…8 video examples… (from groups)
thug, animal abuse, poverty, Trayvon Maritin, Same sex marriage…
one of stipulations they agreed on was they had to be in their videos
what makes a thug? Gun violence, gangs, tattoos, stereotypes assumed by characteristics

plenty of things they did really well and others where they fell short
worked hard negotiating images and examples
give them a space to play, a space for their own voices and ideas

critique and assessment
Students discussed and decided on these as criteria. 50% of the grade was:
clarity of topic and stance = who saying what and why?
Importance of issue = answer So what? How is context provided?
Rhetorical appeals = how does it work? Where does it not work?
Design and style = does it meet genre expectations? Is it appealing?
Audience engagement = were you moved? Why or why not? They wanted grade based on this totally. They thought it was important enough.

Students get feedback within the screening.

Took me a week to get through the videos.
They were invested in what they had to say and defending their own work, but also to holding each other accountable.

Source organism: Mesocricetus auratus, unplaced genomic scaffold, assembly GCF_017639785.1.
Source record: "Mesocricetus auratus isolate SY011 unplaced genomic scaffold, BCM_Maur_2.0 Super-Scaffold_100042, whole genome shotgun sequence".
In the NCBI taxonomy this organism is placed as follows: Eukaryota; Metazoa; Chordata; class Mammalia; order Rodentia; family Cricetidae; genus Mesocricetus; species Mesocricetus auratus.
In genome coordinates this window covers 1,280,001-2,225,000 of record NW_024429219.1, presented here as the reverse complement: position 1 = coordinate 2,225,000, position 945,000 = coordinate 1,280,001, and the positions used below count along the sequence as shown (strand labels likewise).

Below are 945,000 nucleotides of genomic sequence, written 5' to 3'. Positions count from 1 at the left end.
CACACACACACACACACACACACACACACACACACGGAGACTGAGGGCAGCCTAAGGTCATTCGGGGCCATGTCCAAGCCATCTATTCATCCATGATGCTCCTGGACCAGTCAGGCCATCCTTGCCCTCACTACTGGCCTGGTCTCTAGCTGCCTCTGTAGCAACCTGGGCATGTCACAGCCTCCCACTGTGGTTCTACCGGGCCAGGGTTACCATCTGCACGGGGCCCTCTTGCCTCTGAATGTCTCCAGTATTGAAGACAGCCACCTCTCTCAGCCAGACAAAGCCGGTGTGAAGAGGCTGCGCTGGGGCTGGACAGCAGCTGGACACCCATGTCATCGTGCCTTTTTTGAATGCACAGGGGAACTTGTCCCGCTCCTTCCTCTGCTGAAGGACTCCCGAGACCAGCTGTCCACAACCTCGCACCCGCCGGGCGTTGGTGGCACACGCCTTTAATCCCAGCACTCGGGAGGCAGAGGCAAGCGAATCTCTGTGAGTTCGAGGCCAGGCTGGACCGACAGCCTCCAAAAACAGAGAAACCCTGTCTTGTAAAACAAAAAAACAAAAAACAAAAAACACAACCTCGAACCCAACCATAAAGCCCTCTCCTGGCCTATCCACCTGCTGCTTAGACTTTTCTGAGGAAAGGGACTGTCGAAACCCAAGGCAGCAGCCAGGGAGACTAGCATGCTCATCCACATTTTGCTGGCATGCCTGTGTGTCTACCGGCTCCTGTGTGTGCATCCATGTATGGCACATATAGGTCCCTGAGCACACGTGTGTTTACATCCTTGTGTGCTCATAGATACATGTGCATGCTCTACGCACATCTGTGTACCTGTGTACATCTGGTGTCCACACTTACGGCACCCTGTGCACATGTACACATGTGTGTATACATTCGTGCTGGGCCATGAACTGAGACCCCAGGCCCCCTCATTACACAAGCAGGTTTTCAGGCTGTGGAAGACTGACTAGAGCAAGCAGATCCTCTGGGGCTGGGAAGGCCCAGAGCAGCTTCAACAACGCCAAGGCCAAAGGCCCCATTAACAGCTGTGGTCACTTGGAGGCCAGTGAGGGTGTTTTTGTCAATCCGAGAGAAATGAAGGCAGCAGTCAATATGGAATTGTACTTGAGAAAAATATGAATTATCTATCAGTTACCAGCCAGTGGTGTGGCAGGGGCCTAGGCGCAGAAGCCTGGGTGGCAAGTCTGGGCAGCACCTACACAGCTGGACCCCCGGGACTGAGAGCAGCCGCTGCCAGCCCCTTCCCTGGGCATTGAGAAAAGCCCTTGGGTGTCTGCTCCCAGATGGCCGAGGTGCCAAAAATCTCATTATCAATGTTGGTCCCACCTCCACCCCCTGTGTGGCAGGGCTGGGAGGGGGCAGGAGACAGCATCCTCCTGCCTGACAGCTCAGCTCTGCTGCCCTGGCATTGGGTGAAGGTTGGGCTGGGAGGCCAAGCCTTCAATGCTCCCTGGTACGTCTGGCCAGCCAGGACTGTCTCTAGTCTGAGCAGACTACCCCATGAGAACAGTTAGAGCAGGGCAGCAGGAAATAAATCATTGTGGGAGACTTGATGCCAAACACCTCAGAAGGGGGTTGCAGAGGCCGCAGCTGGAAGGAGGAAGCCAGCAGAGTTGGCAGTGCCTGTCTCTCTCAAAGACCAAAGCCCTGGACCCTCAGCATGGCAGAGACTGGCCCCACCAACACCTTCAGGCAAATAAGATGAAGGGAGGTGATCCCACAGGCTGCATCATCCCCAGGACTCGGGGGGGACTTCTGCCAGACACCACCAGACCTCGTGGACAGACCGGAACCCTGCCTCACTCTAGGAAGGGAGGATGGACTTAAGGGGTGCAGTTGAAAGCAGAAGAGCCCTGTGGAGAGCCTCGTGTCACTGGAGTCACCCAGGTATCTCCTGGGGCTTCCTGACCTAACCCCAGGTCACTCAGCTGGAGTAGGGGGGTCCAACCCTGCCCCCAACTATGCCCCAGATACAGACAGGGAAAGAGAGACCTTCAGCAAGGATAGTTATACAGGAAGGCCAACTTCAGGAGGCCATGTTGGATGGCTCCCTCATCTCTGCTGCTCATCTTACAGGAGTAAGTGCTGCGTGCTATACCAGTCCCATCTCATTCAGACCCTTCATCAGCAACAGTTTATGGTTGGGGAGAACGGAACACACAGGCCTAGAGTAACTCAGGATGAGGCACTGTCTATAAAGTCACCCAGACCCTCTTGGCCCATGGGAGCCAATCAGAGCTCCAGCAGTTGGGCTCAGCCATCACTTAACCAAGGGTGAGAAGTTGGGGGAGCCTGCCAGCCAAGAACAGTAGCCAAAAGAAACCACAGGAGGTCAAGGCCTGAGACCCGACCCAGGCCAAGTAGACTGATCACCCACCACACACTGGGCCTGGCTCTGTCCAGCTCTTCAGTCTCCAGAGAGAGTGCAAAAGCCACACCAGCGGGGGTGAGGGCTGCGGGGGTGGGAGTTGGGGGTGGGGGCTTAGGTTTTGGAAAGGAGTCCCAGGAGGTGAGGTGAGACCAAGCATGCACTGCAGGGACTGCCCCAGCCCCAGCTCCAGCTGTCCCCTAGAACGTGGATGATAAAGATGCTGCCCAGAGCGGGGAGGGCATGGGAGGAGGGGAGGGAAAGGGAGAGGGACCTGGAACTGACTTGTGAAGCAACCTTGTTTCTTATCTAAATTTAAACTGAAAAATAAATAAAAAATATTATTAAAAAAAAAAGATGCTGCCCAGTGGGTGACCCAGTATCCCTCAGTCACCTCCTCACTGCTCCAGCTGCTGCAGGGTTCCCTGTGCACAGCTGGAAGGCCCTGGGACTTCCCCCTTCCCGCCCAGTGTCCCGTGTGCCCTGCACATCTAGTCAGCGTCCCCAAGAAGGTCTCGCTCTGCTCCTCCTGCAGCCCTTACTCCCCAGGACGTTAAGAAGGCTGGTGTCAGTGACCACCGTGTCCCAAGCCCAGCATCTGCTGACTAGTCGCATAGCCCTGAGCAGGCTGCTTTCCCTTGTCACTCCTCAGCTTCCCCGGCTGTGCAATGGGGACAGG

How might they transition this video to an essay? What about an academic argument?
Develop examples. Pick other kinds of examples.
Teams and their roles
They talk about their learning.

Redeveloping for definition essay… Good way to write about words they feel labeled by and offended by and deconstruct those for the class.

Question: What if have no words they feel labeled by? Or they don’t want to deal with?
Way I am beginning project, words that are offensive, and potential of language to be empowering and disempowering
My hope is that they will all find a word. Don’t know what to do if I have a resistor.

Someone else –use term and look at connotation, denotation. Misfit words instead. Not necessarily offensive.
“sweet” or “cute”
sweet in black community also refers to gay people, broken wrist, etc
pull in connotation of plays, music, etc. Where do you see this word used.